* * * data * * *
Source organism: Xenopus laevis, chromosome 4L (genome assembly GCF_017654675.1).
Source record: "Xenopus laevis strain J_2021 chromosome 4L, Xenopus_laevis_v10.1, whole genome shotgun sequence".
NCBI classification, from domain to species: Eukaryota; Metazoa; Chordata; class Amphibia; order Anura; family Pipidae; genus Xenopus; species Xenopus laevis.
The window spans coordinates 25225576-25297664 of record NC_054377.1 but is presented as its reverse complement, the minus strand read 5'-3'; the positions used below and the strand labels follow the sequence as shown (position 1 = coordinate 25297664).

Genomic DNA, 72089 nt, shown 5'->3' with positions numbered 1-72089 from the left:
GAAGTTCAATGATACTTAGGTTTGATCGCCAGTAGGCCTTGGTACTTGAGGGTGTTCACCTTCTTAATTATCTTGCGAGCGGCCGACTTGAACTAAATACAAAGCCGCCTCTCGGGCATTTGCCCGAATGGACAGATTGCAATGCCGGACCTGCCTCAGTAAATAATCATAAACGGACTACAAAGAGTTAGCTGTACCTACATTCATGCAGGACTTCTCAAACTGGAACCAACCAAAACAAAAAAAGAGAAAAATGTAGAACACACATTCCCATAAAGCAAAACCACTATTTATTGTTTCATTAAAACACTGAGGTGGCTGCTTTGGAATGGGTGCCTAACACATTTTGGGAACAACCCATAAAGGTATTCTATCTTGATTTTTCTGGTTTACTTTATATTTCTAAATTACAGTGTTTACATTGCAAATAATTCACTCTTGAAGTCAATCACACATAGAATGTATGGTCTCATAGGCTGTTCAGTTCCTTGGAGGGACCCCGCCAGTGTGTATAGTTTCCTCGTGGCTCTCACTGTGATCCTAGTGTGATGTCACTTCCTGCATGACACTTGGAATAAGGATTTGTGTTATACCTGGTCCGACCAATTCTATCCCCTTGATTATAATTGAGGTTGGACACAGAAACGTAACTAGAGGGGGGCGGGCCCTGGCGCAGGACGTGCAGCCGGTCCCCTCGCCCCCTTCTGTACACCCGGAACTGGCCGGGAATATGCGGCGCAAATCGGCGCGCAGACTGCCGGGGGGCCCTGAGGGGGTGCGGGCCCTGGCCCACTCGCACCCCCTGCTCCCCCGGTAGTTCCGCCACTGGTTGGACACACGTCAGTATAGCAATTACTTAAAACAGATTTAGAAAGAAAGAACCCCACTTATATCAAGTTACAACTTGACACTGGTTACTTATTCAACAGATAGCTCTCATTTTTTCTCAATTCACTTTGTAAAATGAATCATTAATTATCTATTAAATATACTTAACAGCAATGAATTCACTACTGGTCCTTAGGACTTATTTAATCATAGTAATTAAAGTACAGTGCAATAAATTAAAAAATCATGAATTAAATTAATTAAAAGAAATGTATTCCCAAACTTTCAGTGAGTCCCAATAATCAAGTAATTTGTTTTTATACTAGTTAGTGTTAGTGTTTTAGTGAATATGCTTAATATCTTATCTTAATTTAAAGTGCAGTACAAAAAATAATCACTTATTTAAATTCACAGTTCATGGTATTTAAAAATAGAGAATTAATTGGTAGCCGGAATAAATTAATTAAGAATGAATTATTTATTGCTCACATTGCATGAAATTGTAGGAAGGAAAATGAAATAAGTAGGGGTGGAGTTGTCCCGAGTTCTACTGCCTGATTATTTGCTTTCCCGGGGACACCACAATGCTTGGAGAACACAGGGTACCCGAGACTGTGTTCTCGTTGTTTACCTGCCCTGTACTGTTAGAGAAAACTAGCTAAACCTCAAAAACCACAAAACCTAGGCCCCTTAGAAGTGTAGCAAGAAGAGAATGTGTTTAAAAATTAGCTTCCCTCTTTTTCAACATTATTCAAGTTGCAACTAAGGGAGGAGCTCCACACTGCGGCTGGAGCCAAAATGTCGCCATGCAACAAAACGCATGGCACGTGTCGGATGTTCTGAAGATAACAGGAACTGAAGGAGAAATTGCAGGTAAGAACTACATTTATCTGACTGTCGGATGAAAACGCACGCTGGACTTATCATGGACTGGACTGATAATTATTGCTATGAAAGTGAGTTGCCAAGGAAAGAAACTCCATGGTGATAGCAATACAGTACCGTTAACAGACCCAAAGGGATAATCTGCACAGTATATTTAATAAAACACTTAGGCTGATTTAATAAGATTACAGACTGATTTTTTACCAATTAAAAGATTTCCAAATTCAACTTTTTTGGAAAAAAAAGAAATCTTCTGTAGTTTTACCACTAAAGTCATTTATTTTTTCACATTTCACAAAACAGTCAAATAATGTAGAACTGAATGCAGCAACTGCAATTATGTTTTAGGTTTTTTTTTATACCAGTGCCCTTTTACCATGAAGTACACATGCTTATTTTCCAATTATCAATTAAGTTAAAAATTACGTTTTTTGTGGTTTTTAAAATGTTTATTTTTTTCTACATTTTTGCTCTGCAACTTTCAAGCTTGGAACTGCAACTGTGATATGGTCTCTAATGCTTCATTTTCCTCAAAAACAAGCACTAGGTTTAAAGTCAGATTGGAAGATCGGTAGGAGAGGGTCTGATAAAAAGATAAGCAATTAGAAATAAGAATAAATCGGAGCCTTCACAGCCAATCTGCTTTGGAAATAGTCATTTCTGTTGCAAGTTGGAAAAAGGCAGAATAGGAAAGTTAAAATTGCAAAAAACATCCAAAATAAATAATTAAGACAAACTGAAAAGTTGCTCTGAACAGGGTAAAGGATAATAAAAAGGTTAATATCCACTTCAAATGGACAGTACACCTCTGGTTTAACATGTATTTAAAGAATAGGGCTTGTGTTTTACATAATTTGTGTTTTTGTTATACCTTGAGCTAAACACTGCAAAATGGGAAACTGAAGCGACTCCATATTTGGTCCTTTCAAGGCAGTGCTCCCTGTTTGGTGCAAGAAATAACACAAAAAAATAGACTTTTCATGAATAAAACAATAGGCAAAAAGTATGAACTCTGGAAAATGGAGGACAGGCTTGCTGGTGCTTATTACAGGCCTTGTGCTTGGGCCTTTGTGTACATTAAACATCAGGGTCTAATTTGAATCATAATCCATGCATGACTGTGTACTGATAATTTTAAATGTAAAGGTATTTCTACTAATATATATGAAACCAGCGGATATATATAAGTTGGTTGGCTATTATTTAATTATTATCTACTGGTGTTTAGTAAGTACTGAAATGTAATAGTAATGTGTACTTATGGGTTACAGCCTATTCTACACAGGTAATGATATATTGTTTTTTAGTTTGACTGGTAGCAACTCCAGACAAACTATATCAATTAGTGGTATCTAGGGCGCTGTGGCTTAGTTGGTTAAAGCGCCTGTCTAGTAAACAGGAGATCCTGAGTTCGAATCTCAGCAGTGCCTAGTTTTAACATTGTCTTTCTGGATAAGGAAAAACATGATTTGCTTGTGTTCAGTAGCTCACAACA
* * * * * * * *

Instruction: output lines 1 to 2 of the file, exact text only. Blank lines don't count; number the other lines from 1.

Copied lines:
Source organism: Xenopus laevis, chromosome 4L (genome assembly GCF_017654675.1).
Source record: "Xenopus laevis strain J_2021 chromosome 4L, Xenopus_laevis_v10.1, whole genome shotgun sequence".